When we are not a little awkward — when we know too much — we are in trouble. Unknowing, unlearning our mechanical reactivity, creates an access to a well of real creativity. True originality isn’t about being demonstrative or avant-garde in any gross sense, but is rather about touching ones ‘origin’ — fresh perception. Real originality or authorship means that our ordinary dogmas no longer give us any respite or pleasure. We only find pleasure in what arises from that deeper well.
You have to be always drunk. That’s all there is to it — it’s the only way. So as not to feel the horrible burden of time that breaks your back and bends you to the earth, you have to be continually drunk. But on what? Wine, poetry or virtue, as you wish. But be drunk. And if sometimes, on the steps of a palace or the green grass of a ditch, in the mournful solitude of your room, you wake again, drunkenness already diminishing or gone, ask the wind, the wave, the star, the bird, the clock, everything that is flying, everything that is groaning, everything that is rolling, everything that is singing, everything that is speaking. . .ask what time it is and wind, wave, star, bird, clock will answer you:”It is time to be drunk! So as not to be the martyred slaves of time, be drunk, be continually drunk! On wine, on poetry or on virtue as you wish.” — Charles Baudelaire
You don’t need opiates to be drunk, in the sense that Baudelaire means. Breathing itself could be a kind of drunken bliss. Walking down the street or sitting with a child is enough. Whatever you meet could be a cause for drunken bliss and communion. Actually, most alcoholics can’t really get truly drunk anymore: the more they drink, the duller and more mechanical they get, the less they have access to a state of mystic drunkenness, which just means being in love with the mystery of life.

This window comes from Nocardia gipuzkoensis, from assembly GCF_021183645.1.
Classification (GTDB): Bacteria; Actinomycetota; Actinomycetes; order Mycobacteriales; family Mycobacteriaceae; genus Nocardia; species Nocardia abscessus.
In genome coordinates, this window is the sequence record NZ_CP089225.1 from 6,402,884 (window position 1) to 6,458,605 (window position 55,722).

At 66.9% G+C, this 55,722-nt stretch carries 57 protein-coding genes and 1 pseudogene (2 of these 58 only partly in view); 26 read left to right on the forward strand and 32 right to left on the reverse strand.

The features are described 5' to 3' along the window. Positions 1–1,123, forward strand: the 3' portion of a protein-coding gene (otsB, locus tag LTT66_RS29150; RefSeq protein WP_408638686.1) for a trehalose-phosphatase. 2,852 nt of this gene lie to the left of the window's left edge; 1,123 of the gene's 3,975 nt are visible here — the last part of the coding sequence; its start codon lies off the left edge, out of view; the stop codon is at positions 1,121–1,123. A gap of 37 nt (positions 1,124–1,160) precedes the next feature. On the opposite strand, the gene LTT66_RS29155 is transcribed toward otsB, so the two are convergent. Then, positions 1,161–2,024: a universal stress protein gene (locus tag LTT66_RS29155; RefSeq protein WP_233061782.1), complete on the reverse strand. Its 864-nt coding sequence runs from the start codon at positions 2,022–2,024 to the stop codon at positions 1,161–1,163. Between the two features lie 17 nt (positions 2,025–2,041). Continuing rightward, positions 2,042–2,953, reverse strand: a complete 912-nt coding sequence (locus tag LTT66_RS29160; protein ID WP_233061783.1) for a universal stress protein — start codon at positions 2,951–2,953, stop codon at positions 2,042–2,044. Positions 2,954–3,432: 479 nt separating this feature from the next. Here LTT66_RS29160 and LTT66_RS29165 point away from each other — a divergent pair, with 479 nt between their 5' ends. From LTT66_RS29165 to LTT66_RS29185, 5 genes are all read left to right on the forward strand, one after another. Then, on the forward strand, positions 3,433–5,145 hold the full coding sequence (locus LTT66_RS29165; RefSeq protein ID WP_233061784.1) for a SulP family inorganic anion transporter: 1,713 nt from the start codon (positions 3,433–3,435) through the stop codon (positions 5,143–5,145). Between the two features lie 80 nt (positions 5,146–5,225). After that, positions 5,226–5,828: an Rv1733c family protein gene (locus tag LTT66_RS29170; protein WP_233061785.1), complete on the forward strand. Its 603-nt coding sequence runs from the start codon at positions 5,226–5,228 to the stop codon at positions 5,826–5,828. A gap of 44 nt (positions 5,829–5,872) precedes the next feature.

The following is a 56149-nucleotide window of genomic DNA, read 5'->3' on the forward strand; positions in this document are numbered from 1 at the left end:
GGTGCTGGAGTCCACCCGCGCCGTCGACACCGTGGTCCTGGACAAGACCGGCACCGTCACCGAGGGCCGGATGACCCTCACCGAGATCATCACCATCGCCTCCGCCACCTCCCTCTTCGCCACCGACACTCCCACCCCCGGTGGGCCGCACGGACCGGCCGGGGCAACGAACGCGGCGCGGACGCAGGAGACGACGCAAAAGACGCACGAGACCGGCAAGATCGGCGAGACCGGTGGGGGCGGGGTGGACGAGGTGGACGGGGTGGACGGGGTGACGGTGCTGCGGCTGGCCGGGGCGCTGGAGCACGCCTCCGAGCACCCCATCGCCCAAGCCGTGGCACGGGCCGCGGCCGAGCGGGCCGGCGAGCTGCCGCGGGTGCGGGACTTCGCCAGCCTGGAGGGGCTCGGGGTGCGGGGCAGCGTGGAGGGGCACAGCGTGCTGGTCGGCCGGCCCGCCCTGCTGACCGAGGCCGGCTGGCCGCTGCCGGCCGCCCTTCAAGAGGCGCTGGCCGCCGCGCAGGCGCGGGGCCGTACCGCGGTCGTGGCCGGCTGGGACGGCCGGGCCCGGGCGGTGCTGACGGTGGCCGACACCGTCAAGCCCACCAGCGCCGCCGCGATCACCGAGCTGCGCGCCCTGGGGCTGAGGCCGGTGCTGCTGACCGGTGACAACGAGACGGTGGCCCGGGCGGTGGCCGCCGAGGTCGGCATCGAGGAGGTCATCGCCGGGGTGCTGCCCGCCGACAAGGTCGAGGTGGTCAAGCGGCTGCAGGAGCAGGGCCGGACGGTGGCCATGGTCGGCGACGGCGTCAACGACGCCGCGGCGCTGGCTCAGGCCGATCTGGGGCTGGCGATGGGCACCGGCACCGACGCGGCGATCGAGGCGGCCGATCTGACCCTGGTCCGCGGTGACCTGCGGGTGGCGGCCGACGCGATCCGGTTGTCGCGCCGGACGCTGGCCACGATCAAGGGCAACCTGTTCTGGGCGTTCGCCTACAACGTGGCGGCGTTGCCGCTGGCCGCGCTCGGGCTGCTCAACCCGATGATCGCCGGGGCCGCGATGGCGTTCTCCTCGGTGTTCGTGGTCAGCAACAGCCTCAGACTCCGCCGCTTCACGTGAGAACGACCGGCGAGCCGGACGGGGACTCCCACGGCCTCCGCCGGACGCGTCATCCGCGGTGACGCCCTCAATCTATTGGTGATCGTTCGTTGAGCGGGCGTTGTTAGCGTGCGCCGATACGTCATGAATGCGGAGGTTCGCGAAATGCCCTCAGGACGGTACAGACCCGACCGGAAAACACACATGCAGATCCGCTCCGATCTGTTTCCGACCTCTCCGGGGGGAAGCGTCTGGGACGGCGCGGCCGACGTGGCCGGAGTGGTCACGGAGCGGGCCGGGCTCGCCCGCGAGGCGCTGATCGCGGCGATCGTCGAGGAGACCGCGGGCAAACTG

Baudelaire tells us we don’t need to be a ‘martyred slave of time’ because we can fall into communion with a wave, a bird, a star — with our own being. That is the point here: the fundamental nature of what appears could be bliss, a dance with being. Baudelaire not is waxing poetic about ‘altered states’ but the way things already are. And every child knows this, and every adult need to find a way to rekindle this original drunkenness.
One doesn’t need to be a barfly, in any case. There is drunkenness in sobriety as well, which might have something to do with virtue. Virtue, as the Greek saw it wasn’t a dull or moralistic project. It didn’t mean merely being ‘good’ as opposed to being ‘bad’, but aligning oneself with excellence. Through the bliss of happy discipline and the pursuit of excellence, we can escape being a ‘martyred slave of time’.
To be too literal and reductive is the opposite the poet’s meaning. Religiosity and moralism is slavery, but virtue and spiritual rapture is not. The ‘martyred slaves of time’ are those people who live in one dimension, who have no poetic relationship with time and space, who are trapped in a ‘flatland’. They develop rigid moral structures to prevent themselves from ‘falling off the wagon’, but end up living their whole lives on this little wagon, rather than walking with their own two feet.
And when you walk with your own two feet, you might stagger sometimes, you might be in a state of awe when you meet a cloud formation or a friend; you might fall in love and get hurt, suffer insomnia — you will certainly wake up often in various states of hangover. But then, if you are a real mensch, you get up again and reach for the bottle. Not the bottle of habitual poison, but the nectar of original creativity, the grapes of true nourishment.